For many diabetes sufferers, it sounds like a dream come true.
You can eat whatever you want… for as long as you want… and then all you need to do is go under the knife for the weight to just fall off of you and your blood sugar to return to normal.
Unfortunately, this obesity “fix” isn’t exactly that simple – because if it sounds too good to be true, you can bet your boots it is.
I find it somewhat shocking that the American Diabetes Association (ADA) recently went so far as to recommend “metabolic surgery” as a standard treatment for diabetes.
Standard! With a price tag that can run in the tens-of-thousands of pounds – something that the ADA report calls “cost-effective.”
According to the report, “…Most diabetes care providers and patients with the disease are inadequately informed about the indications, benefits, and limitations of metabolic surgery.”
Well, I’d say it’s a GOOD thing that they don’t know about any of those supposed “benefits.” But I’d like any diabetic who’s considering having this surgery to know how truly dangerous this treatment can be.
Besides the risks of being knocked out by anaesthesia and opened up on the operating table, it’s been found that nearly 20 percent of gastric bypass patients face serious post-op complications like bowel obstructions, nutritional deficiencies, and infection.
And, as I’ve shared before, this type of surgery is also linked to a heightened suicide risk. If you’ve been overeating to cope with stress or other emotional issues, there’s not a thing that surgery can do to fix it – and those issues won’t go away, even if your appetite does.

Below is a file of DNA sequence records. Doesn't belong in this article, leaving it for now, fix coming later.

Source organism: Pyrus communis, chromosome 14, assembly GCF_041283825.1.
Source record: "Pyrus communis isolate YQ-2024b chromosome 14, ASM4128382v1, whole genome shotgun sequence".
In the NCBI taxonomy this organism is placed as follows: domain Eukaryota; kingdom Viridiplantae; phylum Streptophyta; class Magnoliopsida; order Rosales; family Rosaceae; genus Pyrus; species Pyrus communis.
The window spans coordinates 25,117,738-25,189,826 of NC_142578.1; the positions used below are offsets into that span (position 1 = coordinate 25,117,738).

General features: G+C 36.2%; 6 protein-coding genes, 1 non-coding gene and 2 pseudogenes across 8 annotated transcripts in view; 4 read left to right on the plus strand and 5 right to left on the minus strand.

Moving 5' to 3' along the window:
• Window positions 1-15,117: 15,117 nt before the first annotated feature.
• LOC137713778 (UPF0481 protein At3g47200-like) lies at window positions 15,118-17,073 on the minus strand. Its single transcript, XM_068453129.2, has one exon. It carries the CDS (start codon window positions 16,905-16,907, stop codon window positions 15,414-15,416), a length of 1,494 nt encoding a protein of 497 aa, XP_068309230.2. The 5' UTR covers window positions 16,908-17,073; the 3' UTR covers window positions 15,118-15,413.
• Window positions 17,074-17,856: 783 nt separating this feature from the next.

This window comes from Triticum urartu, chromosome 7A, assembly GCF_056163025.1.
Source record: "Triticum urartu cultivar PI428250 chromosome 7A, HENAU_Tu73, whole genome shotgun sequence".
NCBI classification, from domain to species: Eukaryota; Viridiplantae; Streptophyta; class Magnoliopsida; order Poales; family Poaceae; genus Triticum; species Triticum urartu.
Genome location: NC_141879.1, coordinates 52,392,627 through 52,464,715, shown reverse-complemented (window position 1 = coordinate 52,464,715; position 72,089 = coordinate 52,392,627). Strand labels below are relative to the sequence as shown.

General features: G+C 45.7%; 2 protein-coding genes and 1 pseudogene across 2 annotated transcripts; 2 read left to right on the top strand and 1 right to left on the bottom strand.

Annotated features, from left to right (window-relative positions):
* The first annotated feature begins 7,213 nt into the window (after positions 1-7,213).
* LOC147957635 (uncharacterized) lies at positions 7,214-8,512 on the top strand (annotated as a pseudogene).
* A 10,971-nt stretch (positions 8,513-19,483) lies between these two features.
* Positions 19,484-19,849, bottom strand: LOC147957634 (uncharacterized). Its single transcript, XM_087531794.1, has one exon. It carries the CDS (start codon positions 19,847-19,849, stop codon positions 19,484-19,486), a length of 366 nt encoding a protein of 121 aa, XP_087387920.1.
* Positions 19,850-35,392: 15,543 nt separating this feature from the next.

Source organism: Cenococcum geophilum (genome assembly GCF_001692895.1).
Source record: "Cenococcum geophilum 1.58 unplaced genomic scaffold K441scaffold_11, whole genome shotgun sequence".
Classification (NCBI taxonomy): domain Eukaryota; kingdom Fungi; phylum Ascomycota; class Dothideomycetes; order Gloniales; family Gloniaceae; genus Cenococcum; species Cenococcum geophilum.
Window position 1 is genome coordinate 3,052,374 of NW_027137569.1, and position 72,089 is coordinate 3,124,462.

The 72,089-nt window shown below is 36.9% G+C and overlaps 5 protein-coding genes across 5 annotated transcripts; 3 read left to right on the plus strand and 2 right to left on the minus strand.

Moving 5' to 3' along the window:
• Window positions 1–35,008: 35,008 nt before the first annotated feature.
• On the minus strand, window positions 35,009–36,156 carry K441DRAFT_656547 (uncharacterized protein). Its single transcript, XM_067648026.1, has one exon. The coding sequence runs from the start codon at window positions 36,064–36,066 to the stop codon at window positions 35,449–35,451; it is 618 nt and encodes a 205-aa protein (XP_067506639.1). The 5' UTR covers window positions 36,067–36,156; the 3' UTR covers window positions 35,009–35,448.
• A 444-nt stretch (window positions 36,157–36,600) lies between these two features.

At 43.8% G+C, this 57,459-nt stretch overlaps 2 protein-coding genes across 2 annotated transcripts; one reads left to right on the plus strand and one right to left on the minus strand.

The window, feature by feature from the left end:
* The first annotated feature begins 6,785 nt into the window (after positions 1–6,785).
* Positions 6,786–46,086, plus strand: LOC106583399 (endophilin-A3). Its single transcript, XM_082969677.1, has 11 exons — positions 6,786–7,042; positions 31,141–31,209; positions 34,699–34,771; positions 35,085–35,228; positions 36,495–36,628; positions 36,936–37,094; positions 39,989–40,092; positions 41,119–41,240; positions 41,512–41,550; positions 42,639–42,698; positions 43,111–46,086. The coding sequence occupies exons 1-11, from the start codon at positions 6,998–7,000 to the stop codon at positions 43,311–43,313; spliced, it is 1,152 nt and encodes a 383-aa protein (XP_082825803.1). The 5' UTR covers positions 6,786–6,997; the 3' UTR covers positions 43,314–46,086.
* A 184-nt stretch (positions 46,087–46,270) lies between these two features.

The fact is: Diet, not surgery, should be the first line of defence in managing your weight and blood sugar (and therefore preventing or managing diabetes).
There have been dozens of studies – with thousands of patients – that have shown that a diet low in carbohydrates can help you avoid diabetes altogether. Remember: Glucose is created when your body breaks down carbohydrates in things like cereal, bread, crackers, and rice.
If you’re already diabetic, making the right diet changes can help you avoid the finger pricks, the insulin shots, and ANY invasive procedure that carries huge risks.
Cutting carbs can be easy if you switch to the Paleo diet, which focuses on getting you plenty of protein and good fats while limiting your carbohydrate intake.
I would add that the “Caveman diet” in particular is a good blood sugar-lowering meal plan because it also eliminates refined sugars and processed foods (which often have hidden sugars and other sweeteners) as well as carbs.
And you know what? Your wallet won’t feel a thing in the process.
Wishing you the best of health,
Dr. Glenn S. Rothfeld
Nutrition & Healing
Metabolic Surgery for Type 2 Diabetes: Changing the Landscape of Diabetes Care, care.diabetesjournals.org/content/39/6/857